Electric shock to penis may cure premature ejaculation: study

Researchers believe they have found a literally shocking cure for premature ejaculation — in the form of a simple zap.

Doctors in Lebanon were able to help one man last roughly seven times longer in bed after undergoing electric-current therapy.

A recent study published in the Asian Journal of Urology reported how Beirut-based medics ran an electrical current through a man’s penis to stimulate his dorsal penile nerve, one of the nerves that gathers movement and sensation information from the penis.

The case study followed a 28-year-old man who reportedly climaxed after just 40 seconds of sex “on almost all occasions.” After being in a relationship for over a year and attempting to pleasure his girlfriend at least two times a week, the man began to seek special medical help when drugs failed him.

The unidentified man was treated with the zapping therapy by sticking electrodes to his penis for 30 minutes of continuous current three times a week.

Doctors in Lebanon were able to help one man last roughly seven times longer in bed after undergoing electric-current therapy.
Doctors in Lebanon were able to help one man last roughly seven times longer in bed after undergoing electric-current therapy.
NY Post

Premature ejaculation is an often embarrassing but unfortunately common sexual dysfunction that impacts between 4% and 39% of men and is believed to be underreported.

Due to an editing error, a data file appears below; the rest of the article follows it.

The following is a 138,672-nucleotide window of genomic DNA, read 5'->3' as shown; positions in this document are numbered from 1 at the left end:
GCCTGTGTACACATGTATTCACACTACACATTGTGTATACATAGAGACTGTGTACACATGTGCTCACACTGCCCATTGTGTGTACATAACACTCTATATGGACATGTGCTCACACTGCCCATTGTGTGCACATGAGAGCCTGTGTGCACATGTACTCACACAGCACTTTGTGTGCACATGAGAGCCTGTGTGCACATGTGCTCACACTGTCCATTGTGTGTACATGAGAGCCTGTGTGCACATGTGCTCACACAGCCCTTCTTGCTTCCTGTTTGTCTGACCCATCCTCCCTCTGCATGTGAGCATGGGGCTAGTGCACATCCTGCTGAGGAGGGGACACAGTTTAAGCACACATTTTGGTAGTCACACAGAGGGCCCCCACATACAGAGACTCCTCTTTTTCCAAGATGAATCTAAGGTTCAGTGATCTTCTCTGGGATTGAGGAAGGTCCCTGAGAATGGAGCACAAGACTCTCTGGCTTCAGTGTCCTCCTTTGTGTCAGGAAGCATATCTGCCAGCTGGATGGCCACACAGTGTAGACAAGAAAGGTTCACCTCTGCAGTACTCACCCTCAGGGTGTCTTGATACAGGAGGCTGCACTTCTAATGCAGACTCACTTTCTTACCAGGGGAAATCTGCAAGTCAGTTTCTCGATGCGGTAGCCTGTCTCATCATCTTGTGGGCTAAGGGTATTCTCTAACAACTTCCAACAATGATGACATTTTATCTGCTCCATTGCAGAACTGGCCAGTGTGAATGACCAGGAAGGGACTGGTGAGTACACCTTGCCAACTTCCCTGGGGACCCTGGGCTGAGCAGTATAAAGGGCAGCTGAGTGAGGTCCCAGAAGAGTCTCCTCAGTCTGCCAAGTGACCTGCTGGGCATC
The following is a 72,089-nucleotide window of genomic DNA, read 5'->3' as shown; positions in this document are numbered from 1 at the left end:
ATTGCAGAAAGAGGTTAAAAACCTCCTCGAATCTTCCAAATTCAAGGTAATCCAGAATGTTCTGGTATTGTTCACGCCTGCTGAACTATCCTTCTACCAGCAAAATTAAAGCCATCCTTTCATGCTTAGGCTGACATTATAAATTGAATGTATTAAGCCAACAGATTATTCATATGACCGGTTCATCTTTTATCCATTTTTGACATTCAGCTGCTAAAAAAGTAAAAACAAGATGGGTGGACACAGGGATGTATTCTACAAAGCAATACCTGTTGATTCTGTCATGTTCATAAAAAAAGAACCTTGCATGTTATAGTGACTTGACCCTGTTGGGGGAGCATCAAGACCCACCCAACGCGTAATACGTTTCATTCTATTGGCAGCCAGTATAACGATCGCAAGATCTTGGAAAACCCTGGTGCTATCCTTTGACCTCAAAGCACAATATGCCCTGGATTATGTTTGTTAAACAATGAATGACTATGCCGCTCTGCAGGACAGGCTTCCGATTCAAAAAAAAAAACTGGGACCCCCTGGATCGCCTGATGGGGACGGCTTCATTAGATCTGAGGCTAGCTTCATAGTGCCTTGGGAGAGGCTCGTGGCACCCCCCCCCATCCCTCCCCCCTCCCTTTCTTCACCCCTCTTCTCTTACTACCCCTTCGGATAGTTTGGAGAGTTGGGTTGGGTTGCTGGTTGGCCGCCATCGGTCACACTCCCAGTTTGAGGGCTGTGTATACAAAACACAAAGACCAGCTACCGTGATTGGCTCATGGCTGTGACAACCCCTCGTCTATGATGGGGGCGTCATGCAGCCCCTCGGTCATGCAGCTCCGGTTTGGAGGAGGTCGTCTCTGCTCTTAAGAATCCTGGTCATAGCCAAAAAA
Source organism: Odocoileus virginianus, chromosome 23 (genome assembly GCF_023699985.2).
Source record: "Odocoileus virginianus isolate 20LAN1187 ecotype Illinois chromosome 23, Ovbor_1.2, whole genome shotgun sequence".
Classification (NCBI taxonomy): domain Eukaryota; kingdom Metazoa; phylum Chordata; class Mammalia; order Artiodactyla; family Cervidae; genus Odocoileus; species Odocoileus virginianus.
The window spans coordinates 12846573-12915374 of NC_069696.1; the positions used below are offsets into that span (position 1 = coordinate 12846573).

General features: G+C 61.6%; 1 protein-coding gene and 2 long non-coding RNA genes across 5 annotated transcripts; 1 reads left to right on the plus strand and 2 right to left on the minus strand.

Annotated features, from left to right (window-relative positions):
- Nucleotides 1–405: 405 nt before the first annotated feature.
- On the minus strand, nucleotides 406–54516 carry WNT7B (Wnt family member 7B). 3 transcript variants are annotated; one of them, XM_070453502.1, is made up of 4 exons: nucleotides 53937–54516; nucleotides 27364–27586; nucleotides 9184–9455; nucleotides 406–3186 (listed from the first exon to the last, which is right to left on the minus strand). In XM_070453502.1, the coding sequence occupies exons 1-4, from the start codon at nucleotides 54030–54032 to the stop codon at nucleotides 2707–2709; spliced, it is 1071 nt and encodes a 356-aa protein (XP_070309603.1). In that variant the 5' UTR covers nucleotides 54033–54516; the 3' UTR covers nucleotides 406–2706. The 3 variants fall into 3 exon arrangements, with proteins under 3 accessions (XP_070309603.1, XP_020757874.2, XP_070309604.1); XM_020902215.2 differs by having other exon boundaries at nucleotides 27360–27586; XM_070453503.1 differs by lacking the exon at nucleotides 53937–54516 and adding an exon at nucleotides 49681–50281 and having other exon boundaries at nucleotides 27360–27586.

Transcutaneous dorsal penile nerve stimulation for the treatment of premature ejaculation
The therapy was shown to help one man last roughly seven times longer in bed after just 15 months.

Part of the ejaculation process consists of sperm being released by the rhythmic contraction of multiple perineal muscles.

Scientists believe that the shock therapy of the dorsal penile nerve works to slow the contraction of the muscles to sustain sexual activity before ejaculation.

Six months after undergoing the treatments, the man from the study was able to have sex for an average of 3.9 minutes before reaching completion.

The shocking therapy showed apparently immediate results and continued to help the man’s sexual stamina even after the six months of treatment.

Fifteen months after the treatments began, the man recorded an average of 4.9 minutes for his bedroom rodeo performance.

The average man can last 5 to 7 minutes rolling around in the sheets before finishing, according to the Institute for Quality and Efficiency in Health Care.

Researchers noted that behavioral treatment has “fewer side effects and lower cost” than many drugs and works to “improve self-confidence and relieve anxiety and depression by continuously training men to master certain sexual skills.”

Although the electric-shock process “is not fully understood,” the therapy’s success has doctors calling for more studies to be conducted to determine whether it can be rolled out as a safe, cost-effective and drug-free solution for premature ejaculation.

A healthy and satisfactory sex life can potentially offer a wide range of benefits: weight loss, lower pain levels, improved sleep, improving brain and heart functions and leading to higher rates of overall happiness.

A recent study has potentially found a cure for premature ejaculation, which can impact up to 40% of men.
A recent study has potentially found a cure for premature ejaculation, which can impact up to 39% of men.
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